Today I am interviewing Jesse Jordan, author of the new epic fantasy novel, The Graverobber’s Sword.
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DJ: Hi Jesse! Thanks for agreeing to do this interview!
For readers who aren’t familiar with you, could you tell us a little about yourself?
Jesse Jordan: I’m just this guy, you know? Just an average book-loving Canadian dude.
DJ: What is The Graverobber’s Sword about?
Jesse: Oh man. If I had to narrow it down to a simple answer, I would say it’s about overcoming obstacles, especially when the obstacle in question just happens to be yourself. Who hasn’t gotten in their own way?
DJ: What were some of your influences for The Graverobber’s Sword?
Jesse: If I had to narrow it down to just a handful, I would have to a little bit of every RPG game I’ve played and a dash of all fiction books I’ve ever read. I realize that’s a BIG, BROAD ANSWER and isn’t at all specific (or helpful for someone reading this) but it’s true.
DJ: Could you briefly tell us a little about your main characters? Do they have any cool quirks or habits, or any reason why readers with sympathize with them?
Jesse: The main cast is a little big, so bear with me here!
Kera No-Clan: a barbarian living in exile. She has almost zero scruples, and does whatever she thinks is best for herself at any point in time.
Will Decker: an illusionist who has a bit of a problem with alcohol and a bigger problem keeping what’s real and what’s not separated.
Smith: is an artificer with an anger problem and a lot of baggage, but so long as his daughter is safe, that’s all that matters.
Enaurl: is Smith’s mechanical construct companion, a punch-happy robot in the shape of a beautiful woman.
Voldani Solreki: is a god-blooded scion, a descendant of the god Perrus who has been tasked by the church to keep Kera in line.
Brenno Hornbuckle: is a retired adventurer turned pawnbroker who finds himself embroiled in the whole ordeal of the book against his will.
Zephelous: an ancient talking sword. It sees the potential in others, and believes that Kera could be a great hero… if only it could convince her to not be such a shitty person for a day or two.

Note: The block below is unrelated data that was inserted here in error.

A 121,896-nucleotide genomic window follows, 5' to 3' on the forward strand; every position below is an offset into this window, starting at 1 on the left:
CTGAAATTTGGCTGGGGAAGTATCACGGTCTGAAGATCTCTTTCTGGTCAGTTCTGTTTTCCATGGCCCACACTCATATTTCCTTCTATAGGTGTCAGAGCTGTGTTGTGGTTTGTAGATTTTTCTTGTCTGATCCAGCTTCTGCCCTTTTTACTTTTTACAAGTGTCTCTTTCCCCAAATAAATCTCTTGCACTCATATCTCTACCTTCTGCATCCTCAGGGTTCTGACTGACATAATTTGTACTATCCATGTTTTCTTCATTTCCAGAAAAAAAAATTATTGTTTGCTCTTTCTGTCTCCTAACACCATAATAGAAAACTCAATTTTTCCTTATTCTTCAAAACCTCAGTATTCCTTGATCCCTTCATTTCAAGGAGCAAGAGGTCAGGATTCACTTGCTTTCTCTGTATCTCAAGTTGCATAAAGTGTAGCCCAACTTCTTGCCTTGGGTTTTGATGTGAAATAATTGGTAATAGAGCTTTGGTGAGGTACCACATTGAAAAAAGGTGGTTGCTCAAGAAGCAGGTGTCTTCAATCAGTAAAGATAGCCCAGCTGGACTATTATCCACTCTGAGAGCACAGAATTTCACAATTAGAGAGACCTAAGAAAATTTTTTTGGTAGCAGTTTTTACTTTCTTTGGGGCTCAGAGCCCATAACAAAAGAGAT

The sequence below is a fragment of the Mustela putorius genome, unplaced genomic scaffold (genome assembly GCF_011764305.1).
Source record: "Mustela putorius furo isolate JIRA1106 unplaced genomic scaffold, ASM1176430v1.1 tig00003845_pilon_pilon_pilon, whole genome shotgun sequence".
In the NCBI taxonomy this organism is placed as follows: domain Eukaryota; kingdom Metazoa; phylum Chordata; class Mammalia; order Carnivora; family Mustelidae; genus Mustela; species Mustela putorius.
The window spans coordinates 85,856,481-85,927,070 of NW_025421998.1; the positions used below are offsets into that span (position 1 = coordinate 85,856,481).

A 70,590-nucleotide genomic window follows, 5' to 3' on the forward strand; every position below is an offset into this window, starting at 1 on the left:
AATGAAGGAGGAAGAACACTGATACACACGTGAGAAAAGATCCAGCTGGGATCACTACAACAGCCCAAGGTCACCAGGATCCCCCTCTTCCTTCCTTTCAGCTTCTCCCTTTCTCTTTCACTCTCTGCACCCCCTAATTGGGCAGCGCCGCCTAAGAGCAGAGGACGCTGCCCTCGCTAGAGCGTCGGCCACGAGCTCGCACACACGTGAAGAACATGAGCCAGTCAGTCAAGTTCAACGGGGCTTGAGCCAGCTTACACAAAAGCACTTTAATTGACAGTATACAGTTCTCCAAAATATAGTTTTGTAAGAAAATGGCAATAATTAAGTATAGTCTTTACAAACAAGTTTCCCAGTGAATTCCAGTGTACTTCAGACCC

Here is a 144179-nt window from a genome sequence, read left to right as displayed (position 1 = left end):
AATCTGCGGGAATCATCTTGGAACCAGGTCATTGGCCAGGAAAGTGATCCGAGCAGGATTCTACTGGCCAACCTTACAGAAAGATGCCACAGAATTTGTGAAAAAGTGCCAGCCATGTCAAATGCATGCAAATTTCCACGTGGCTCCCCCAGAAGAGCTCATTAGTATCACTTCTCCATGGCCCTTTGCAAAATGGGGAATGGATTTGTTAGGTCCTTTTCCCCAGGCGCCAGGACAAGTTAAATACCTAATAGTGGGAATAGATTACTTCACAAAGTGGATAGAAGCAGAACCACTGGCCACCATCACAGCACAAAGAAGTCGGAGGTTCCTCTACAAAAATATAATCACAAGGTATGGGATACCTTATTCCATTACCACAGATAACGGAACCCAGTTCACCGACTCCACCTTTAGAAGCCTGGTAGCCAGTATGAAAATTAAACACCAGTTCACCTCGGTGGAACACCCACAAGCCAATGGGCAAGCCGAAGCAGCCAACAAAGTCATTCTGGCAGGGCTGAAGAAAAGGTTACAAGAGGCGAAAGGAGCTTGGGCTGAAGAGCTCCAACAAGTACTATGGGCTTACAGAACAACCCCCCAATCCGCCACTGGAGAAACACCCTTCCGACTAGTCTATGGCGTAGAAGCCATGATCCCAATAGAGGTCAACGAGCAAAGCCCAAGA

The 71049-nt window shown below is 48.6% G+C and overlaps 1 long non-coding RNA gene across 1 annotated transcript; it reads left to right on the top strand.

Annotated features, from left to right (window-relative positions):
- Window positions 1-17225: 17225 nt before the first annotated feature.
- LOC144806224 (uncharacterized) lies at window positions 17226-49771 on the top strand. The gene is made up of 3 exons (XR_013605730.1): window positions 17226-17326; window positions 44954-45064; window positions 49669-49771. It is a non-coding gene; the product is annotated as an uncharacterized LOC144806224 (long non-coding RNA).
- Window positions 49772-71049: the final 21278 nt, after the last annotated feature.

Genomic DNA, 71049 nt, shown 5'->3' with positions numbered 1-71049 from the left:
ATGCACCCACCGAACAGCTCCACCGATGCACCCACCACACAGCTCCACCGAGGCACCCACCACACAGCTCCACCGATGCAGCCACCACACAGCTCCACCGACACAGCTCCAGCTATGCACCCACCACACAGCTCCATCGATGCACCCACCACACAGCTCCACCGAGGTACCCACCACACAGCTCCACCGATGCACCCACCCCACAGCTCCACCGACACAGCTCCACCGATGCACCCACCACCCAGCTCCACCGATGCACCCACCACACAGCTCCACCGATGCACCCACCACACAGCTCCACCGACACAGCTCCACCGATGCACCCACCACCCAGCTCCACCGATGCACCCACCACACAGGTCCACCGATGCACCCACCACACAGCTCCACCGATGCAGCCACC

DJ: Aside from the main characters in the story, who is a favorite side character or a character with a smaller role in the story? Why?
Jesse: Bucket, hands down. Bucket is a goblin artificer that the characters meet along the way, and I have gotten messages like ‘IF ANYTHING HAPPENS TO BUCKET I WILL DIE’. I did not intend to have people like him so much, but I’m thrilled that they do.
DJ: What is the world and setting of The Graverobber’s Sword like?
Jesse: The world is called Odellia, and it is essentially my own personal fantasy playground. It started off as setting for fake characters my friends and I would invent in high school (we were all heavy fantasy nerds into RPGs), and grew to become the setting for my D&D games. Eventually it became so fleshed out that I realized I had a whole world in my back pocket, and it would be a shame not to just start talking (well, writing) about it.
DJ: What was your favorite part about writing The Graverobber’s Sword?
Jesse: That’s a tough call, but I think it’s got to be the banter. These aren’t noble knights and lords and ladies who are saving the world because it’s the right thing to do, these are terrible people who just so happen to be stuck together, and there’s a lot of back and forth that comes from that.
DJ: What do you think readers will be talking about most once they finish it?
Jesse: The implications that it sets up for the sequel, hands down. I’ve already had some fans throw some theories at me, and I’m happy to say that none have figured out my dastardly plan.